Apple believes that Mac OS X Lion is the easiest-to-use version of Mac OS ever, so they opted not to create a user manual. Having brought OS X more in line with the intuitive user interface of iOS on the iPad, the theory was that users would already know what to do with Lion, and […]
Apple made some huge changes to Mail with the release of OS X Lion. Some of its lesser-known features can make your life a lot easier, but you may not know they’re there. Here’s one of my favorites.
Psst. Here’s a little-known secret that very few people know — even though Apple has done nothing to keep it a secret. One $29.99 purchase of Lion gets you an unlimited license to download it on as many Macs as you like. And it’s super simple to do, too.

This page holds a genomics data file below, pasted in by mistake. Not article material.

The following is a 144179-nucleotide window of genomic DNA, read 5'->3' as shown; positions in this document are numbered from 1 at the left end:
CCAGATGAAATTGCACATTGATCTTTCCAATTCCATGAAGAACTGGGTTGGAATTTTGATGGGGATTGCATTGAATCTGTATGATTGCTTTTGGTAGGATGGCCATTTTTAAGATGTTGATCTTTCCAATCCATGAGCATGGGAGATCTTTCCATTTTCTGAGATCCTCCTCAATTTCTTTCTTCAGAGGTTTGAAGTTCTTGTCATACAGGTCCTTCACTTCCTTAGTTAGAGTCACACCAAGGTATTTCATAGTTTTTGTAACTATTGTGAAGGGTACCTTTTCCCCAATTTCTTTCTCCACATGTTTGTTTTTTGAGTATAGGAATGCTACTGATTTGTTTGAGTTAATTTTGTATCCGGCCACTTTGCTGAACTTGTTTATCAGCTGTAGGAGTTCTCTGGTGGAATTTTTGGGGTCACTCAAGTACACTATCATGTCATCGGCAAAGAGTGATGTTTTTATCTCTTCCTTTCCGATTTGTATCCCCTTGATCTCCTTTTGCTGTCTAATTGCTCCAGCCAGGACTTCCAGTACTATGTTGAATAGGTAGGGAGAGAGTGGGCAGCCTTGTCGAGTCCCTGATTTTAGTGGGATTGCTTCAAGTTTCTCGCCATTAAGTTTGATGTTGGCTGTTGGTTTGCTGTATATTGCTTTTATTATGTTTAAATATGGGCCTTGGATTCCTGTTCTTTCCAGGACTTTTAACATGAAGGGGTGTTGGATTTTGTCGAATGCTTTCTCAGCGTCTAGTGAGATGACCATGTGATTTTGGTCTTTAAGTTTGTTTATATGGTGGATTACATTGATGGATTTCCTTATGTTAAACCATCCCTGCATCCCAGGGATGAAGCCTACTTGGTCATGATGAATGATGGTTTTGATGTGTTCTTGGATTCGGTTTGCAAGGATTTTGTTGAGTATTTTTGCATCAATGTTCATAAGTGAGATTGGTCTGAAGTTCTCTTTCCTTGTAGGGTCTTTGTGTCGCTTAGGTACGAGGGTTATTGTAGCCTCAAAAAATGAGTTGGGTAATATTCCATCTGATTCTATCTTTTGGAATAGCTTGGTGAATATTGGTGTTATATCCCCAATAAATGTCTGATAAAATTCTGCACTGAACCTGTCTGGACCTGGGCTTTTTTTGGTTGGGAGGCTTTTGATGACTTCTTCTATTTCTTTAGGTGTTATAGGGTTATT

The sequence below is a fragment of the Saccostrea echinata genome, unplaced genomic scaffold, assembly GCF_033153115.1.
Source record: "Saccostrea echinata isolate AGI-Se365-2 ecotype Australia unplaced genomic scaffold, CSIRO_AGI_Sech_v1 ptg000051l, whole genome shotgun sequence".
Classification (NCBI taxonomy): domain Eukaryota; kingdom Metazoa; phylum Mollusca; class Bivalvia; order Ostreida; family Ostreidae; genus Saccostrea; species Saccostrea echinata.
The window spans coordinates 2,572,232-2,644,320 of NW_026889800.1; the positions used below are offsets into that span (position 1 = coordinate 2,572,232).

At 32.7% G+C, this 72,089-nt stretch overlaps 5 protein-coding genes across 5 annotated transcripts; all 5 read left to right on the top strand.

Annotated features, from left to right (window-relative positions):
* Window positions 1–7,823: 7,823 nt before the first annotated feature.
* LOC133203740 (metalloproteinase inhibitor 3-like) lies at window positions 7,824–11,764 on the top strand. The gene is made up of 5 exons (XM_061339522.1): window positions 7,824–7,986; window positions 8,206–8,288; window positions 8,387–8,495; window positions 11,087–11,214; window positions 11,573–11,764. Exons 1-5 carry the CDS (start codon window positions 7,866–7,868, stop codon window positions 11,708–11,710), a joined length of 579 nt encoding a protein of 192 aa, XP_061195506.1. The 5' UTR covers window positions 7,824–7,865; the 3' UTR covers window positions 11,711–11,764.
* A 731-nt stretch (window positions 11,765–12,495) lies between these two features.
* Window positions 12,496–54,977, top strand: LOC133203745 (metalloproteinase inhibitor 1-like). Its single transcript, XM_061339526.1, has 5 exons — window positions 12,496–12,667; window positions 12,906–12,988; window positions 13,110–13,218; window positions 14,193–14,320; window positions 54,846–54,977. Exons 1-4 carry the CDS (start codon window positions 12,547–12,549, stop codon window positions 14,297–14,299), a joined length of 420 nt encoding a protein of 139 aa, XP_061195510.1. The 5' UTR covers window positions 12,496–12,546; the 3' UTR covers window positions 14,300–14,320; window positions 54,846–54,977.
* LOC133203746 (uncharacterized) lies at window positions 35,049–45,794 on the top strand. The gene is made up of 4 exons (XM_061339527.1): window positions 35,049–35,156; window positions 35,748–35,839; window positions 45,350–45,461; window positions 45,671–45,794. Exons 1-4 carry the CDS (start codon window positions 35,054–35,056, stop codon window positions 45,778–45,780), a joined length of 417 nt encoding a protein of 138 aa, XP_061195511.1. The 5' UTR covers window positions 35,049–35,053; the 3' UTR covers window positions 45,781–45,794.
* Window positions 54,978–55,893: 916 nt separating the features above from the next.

OS X Lion feature Launchpad is an interesting idea. It’s meant to make it quick and easy to access all of your applications, iPad-style. But anyone who’s attempted to use it knows one simple fact: it’s cluttered and useless. Here’s how to tame it.
In Snow Leopard, little dots of light appeared in the Dock beneath apps that were open. But Lion‘s default state is to eliminate these open-app indicators, in yet another way that Lion makes your Mac work like an iPad. Here’s how to get the dots back, so you always know what’s open.
So you’ve been living with Lion for a week now, and try as you might, you just can’t get your head around that blasted reversed scrolling thing. Want the old way of scrolling back? It’s an easy fix.